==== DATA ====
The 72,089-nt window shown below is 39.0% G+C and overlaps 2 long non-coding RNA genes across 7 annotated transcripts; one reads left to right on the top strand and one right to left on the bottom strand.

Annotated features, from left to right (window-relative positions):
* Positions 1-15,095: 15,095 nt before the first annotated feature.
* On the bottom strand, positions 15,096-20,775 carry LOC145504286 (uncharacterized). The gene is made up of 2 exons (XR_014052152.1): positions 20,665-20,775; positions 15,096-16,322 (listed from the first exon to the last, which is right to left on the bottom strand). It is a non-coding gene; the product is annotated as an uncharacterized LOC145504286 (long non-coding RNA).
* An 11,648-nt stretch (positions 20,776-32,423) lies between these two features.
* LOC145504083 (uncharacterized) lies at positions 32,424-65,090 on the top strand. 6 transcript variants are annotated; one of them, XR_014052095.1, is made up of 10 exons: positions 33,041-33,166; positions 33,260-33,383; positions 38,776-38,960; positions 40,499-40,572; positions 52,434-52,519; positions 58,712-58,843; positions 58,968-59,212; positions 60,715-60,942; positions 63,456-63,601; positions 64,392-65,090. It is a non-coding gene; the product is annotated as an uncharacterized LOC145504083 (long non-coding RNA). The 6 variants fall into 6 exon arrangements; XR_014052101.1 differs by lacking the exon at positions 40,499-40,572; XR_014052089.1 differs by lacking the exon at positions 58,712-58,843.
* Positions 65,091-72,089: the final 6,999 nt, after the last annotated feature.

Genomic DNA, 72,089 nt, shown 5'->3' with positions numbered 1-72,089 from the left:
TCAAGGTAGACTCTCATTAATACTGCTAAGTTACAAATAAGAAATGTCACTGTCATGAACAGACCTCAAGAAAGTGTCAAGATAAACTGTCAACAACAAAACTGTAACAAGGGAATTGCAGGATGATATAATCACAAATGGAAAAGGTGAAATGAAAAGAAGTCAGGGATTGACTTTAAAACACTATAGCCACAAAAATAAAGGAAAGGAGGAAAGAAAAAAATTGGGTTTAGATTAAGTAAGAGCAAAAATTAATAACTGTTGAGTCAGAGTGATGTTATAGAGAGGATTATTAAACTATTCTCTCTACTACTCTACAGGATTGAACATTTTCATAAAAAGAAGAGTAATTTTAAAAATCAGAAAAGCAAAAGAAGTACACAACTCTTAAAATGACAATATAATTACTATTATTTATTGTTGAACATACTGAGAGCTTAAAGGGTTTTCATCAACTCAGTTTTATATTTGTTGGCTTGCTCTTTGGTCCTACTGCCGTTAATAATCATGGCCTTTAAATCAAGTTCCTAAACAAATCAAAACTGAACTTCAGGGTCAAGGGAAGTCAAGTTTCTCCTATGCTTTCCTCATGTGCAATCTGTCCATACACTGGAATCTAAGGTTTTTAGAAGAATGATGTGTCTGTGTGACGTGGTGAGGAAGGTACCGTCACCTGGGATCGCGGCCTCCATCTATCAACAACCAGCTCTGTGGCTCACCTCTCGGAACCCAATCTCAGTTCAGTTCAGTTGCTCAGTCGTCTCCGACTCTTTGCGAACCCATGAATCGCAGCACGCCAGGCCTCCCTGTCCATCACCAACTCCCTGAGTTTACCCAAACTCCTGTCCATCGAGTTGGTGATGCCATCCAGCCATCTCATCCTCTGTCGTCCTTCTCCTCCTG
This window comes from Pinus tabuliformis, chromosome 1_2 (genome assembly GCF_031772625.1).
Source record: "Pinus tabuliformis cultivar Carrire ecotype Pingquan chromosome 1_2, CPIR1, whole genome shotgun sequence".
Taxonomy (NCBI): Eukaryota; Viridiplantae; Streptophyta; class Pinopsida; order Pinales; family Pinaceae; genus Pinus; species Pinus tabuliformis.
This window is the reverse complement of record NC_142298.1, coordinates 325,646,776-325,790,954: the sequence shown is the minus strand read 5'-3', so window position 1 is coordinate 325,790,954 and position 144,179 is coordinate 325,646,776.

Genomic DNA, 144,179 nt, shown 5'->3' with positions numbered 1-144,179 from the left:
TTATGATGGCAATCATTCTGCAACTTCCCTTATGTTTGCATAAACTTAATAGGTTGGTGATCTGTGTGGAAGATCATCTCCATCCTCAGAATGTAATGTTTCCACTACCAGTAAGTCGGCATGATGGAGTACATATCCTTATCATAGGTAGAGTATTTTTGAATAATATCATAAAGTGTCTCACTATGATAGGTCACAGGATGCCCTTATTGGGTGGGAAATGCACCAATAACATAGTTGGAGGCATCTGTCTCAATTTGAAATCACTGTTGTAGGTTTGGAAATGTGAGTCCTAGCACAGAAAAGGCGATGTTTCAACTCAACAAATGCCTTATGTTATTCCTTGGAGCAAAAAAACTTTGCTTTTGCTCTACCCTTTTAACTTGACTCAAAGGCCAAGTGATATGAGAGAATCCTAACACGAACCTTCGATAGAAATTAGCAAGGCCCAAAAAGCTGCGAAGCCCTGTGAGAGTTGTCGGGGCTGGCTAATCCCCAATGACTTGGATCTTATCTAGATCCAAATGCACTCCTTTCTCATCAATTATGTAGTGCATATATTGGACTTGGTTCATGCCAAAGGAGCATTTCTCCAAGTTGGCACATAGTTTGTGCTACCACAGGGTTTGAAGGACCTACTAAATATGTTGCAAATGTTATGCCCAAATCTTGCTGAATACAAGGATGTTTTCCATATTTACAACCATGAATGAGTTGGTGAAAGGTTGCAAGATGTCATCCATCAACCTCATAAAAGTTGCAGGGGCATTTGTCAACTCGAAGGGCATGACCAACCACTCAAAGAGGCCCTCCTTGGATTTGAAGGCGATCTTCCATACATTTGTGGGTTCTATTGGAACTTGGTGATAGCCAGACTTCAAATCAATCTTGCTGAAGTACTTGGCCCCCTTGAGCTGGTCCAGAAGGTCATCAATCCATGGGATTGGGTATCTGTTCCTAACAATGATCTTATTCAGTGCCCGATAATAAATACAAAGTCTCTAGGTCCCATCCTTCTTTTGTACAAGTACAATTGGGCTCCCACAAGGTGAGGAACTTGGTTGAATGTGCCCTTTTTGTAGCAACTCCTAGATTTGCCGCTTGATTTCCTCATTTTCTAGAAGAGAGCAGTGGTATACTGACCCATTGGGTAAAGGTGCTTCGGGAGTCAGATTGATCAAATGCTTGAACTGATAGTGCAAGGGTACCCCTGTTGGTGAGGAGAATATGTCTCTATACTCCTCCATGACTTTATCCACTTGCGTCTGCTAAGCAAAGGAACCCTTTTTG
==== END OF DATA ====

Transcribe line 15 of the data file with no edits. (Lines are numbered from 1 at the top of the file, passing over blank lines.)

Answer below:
TTATGATGGCAATCATTCTGCAACTTCCCTTATGTTTGCATAAACTTAATAGGTTGGTGATCTGTGTGGAAGATCATCTCCATCCTCAGAATGTAATGTTTCCACTACCAGTAAGTCGGCATGATGGAGTACATATCCTTATCATAGGTAGAGTATTTTTGAATAATATCATAAAGTGTCTCACTATGATAGGTCACAGGATGCCCTTATTGGGTGGGAAATGCACCAATAACATAGTTGGAGGCATCTGTCTCAATTTGAAATCACTGTTGTAGGTTTGGAAATGTGAGTCCTAGCACAGAAAAGGCGATGTTTCAACTCAACAAATGCCTTATGTTATTCCTTGGAGCAAAAAAACTTTGCTTTTGCTCTACCCTTTTAACTTGACTCAAAGGCCAAGTGATATGAGAGAATCCTAACACGAACCTTCGATAGAAATTAGCAAGGCCCAAAAAGCTGCGAAGCCCTGTGAGAGTTGTCGGGGCTGGCTAATCCCCAATGACTTGGATCTTATCTAGATCCAAATGCACTCCTTTCTCATCAATTATGTAGTGCATATATTGGACTTGGTTCATGCCAAAGGAGCATTTCTCCAAGTTGGCACATAGTTTGTGCTACCACAGGGTTTGAAGGACCTACTAAATATGTTGCAAATGTTATGCCCAAATCTTGCTGAATACAAGGATGTTTTCCATATTTACAACCATGAATGAGTTGGTGAAAGGTTGCAAGATGTCATCCATCAACCTCATAAAAGTTGCAGGGGCATTTGTCAACTCGAAGGGCATGACCAACCACTCAAAGAGGCCCTCCTTGGATTTGAAGGCGATCTTCCATACATTTGTGGGTTCTATTGGAACTTGGTGATAGCCAGACTTCAAATCAATCTTGCTGAAGTACTTGGCCCCCTTGAGCTGGTCCAGAAGGTCATCAATCCATGGGATTGGGTATCTGTTCCTAACAATGATCTTATTCAGTGCCCGATAATAAATACAAAGTCTCTAGGTCCCATCCTTCTTTTGTACAAGTACAATTGGGCTCCCACAAGGTGAGGAACTTGGTTGAATGTGCCCTTTTTGTAGCAACTCCTAGATTTGCCGCTTGATTTCCTCATTTTCTAGAAGAGAGCAGTGGTATACTGACCCATTGGGTAAAGGTGCTTCGGGAGTCAGATTGATCAAATGCTTGAACTGATAGTGCAAGGGTACCCCTGTTGGTGAGGAGAATATGTCTCTATACTCCTCCATGACTTTATCCACTTGCGTCTGCTAAGCAAAGGAACCCTTTTTG